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Belle River et. al. v. Town of Tecumseh
Acting Lawyer

In this class action, the plaintiffs, Belle River District Minor Hockey Association Inc. (“Belle River”), and Essex County Dancers Incorporated allege that the Corporation of the Town of Tecumseh (“Town of Tecumseh”) has been charging excessive lottery licensing and lottery administration fees (“lottery fees”) to organizations who participate in fundraising through charity bingo and other charity lotteries. The plaintiffs allege that the lottery fees are so excessive that they have become a form of unconstitutional taxation. The action claims for an accounting and disgorgement (the return) of all lottery fees paid to the Town of Tecumseh on or after October 24, 1993 found to be levied without authority or ultra vires and, in the alternative restitution (a refund) of all lottery fees that have been received by the Town of Tecumseh since October 24, 1993.

ATTENTION CLASS MEMBERS

This action is certified. The opt-out period is now closed. If you did not opt-out before May 15, 2016 at 11:59 p.m. and fall within the class definition, you are a class member. If you are a class member, please ensure that we have your current contact information and that you keep our offices informed of any changes in your contact information.

On January 16, 2016, the City of Windsor and the Town of Tecumseh commenced an aggressive and extensive multi-media opt-out campaign intended to discourage potential claimants from pursuing their claims in this class action. The plaintiffs brought an emergency motion regarding the opt-out campaign. By reasons dated January 29, 2016, the Court found that the defendants’ opt-out campaign went over the line. The Court found that the opt-out campaign contained misinformation and that its effect created undue influence.  The Court made a number of orders including that there be no further information from the defendants concerning the opt-out campaign and that information and communications about the opt-out campaign that already exist may remain in place.

The Court also ordered that any potential claimants who opted out shall have an opportunity to reconsider their position at the end of the opt-out period. The exact mechanism for this reconsideration has not yet been determined.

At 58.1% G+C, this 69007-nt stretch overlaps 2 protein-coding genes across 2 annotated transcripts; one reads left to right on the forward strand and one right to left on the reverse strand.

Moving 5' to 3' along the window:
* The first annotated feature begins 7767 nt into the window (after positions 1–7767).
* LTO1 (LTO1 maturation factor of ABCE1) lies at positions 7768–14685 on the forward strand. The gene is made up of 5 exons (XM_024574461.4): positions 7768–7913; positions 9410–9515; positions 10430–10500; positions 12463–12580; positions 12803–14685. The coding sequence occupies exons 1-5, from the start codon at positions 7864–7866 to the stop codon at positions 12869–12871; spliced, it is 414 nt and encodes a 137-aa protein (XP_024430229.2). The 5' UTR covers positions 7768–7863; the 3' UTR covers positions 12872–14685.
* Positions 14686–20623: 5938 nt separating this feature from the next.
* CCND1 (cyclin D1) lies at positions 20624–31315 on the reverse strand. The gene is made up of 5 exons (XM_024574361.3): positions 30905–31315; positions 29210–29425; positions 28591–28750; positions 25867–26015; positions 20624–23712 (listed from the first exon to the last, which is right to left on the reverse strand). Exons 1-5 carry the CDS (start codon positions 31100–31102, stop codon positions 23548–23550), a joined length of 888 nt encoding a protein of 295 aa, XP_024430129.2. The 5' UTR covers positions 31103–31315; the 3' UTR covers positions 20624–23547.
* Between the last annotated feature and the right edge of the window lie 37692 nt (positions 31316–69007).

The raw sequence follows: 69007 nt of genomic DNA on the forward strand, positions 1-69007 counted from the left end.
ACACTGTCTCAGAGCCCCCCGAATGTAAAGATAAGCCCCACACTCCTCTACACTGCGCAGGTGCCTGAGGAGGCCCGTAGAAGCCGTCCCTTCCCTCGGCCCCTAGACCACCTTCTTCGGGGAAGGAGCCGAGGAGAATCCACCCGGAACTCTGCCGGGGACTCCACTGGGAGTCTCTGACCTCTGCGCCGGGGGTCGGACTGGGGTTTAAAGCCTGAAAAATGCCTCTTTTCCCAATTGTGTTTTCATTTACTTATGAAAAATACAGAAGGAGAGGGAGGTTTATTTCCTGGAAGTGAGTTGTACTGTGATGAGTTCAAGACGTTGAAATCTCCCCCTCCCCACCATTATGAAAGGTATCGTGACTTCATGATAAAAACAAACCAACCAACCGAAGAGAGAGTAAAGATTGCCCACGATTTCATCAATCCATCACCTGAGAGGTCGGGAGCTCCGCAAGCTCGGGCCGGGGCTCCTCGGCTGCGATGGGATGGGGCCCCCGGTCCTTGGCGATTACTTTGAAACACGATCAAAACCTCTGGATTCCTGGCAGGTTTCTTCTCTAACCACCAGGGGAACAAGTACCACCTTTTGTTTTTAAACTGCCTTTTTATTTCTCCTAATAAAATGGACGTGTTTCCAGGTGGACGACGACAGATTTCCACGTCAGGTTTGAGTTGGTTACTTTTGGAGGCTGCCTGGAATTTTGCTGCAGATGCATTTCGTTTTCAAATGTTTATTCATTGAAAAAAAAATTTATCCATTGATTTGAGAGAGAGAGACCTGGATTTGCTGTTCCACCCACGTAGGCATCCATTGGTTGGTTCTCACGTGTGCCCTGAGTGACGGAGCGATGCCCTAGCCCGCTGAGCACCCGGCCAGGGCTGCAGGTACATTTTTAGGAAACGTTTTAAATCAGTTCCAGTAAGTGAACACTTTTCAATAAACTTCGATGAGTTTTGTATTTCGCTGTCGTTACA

The defendants attempted to appeal the January 29, 2016, decision to the Court of Appeal for Ontario. The representative plaintiffs brought a motion to quash the defendants’ appeals to the Court of Appeal on the basis that the appeals should have been brought to the Divisional Court. On February 25, 2016, the Court of Appeal agreed with the position of the representative plaintiffs. The Court of Appeal quashed the defendants’ appeals and ordered costs in the amount of $5,000. The representative plaintiffs started a cross-appeal in the Divisional Court requesting that the Court grant additional relief to address the defendants’ unlawful conduct. Both the defendants’ appeals and the representative plaintiffs’ cross-appeals proceeded in the Divisional Court on March 15, 2016.

By reasons dated March 24, 2016, the Divisional Court refused to grant leave to appeal to both the defendants and the representative plaintiffs. In so doing the Divisional Court found that the Court’s finding of “undue influence” with respect to the defendants’ Opt-Out Campaign was correct. In addition, the Divisional Court found that the discretionary remedy fashioned by the Court was appropriate and correct in the circumstances. No costs were awarded.

As a result of being advised of new information that was disseminated by the defendants in respect of the opt-out campaign after January 29, 2016, the representative plaintiffs’ brought a motion that the City of Windsor and Town of Tecumseh were in breach of the Order dated January 29, 2016 and therefore in contempt of court. The motion for contempt was based on the broadcasting of two radio advertisements which were aired for the first time after the Order dated January 29, 2016 and as a result of an interview given by the Mayor of the City of Windsor after January 29, 2016. This motion was heard on April 7, 2016. By reasons dated April 14, 2016, the Court dismissed the motion.